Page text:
Many in the education and business worlds have their eyes on mechanical MOOCs, or courses assembled from the open Web and provided free to anyone with Internet access. MOOCs blend content, community, and assessment tools from many open-learning sites into online courses that can serve thousands of students at once.
Two prominent MOOC players, Coursera and edX, each financed by a different group of prestigious U.S. universities, currently offer online materials broken into manageable chunks, with short video segments, interactive quizzes and other activities — as well as online forums where students answer one another’s questions and grade each other’s work.
A typical course is “A Gentle Introduction to Python” (a computer programming language), which combines content from MIT’s OpenCourseWare, instant-feedback exercises and quizzes from Codecademy, and study groups organized by OpenStudy. The course is coordinated through an email list operated by Peer2Peer University.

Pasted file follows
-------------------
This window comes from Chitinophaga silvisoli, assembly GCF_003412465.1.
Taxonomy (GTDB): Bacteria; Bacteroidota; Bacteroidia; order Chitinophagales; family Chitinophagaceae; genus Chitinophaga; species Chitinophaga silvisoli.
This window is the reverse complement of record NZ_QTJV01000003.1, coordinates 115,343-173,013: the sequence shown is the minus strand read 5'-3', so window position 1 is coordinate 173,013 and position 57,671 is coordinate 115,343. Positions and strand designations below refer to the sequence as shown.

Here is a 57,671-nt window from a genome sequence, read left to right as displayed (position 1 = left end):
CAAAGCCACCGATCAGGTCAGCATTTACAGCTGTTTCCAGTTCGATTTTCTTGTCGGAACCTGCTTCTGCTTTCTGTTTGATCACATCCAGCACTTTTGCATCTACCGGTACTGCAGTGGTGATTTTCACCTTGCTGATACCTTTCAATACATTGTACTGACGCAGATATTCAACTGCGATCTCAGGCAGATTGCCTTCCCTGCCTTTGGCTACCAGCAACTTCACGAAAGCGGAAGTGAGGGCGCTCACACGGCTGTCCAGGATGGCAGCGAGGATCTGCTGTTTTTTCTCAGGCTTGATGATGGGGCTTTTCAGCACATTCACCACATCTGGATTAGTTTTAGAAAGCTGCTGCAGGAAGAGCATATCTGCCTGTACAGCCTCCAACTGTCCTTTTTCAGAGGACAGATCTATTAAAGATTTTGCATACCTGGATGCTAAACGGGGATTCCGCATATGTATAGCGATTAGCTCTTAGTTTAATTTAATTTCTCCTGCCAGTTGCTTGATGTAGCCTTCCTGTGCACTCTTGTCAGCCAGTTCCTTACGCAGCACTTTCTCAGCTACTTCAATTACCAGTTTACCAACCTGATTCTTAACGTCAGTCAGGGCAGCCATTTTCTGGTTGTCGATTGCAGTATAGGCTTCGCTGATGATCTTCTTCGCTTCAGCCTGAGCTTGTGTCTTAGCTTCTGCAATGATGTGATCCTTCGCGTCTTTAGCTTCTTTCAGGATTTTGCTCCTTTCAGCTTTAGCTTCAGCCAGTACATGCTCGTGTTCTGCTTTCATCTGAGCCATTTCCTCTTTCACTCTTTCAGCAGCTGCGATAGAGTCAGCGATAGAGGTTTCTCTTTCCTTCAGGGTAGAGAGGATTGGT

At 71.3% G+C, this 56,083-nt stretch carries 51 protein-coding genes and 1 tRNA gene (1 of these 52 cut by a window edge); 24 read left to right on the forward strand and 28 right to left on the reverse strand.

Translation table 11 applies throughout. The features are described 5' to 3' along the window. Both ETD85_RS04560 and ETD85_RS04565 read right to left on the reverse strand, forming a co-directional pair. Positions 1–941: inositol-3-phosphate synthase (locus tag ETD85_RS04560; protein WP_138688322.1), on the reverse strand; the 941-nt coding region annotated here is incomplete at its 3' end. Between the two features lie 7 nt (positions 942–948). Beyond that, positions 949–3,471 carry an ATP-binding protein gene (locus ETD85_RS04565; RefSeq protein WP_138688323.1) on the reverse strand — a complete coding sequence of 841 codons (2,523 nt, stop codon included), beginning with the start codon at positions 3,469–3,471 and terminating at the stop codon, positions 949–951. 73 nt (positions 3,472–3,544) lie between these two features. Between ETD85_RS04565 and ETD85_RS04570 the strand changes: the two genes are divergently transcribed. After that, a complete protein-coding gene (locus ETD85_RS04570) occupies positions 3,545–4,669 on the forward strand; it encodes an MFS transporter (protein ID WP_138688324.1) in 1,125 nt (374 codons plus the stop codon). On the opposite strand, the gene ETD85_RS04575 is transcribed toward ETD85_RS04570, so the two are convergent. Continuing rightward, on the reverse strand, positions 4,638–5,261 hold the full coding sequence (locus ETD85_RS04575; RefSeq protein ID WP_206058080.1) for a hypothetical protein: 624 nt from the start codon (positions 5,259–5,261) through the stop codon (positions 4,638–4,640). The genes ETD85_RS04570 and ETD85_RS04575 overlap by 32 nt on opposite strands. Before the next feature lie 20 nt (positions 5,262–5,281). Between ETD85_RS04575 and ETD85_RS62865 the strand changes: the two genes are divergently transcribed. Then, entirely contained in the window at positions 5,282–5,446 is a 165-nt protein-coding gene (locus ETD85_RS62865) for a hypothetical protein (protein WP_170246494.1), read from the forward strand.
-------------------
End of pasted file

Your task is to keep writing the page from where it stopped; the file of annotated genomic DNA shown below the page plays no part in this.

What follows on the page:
Because of technological advances — including the improved quality of online learning delivery platforms, the ability to offer a choice of learning paths, and the capacity to analyze huge numbers of student experiences to see which approach works best — some believe that MOOCs are likely to be an education game-changer, opening higher education to hundreds of millions of people.
Those factors might also make MOOCs suitable for certain kinds of corporate education where the power of the Internet can be leveraged to create and deliver courses for large numbers of learners faster and more cheaply than in the past. Advances in cloud computing, which make data storage and computer server time more affordable and accessible, may also contribute to the proliferation of new online learning models. Some speculate that Amazon, through its Web Services Division, could reshape access to computing power the way it reshaped book publishing and retail. And that, in turn, is bound to affect the business of learning.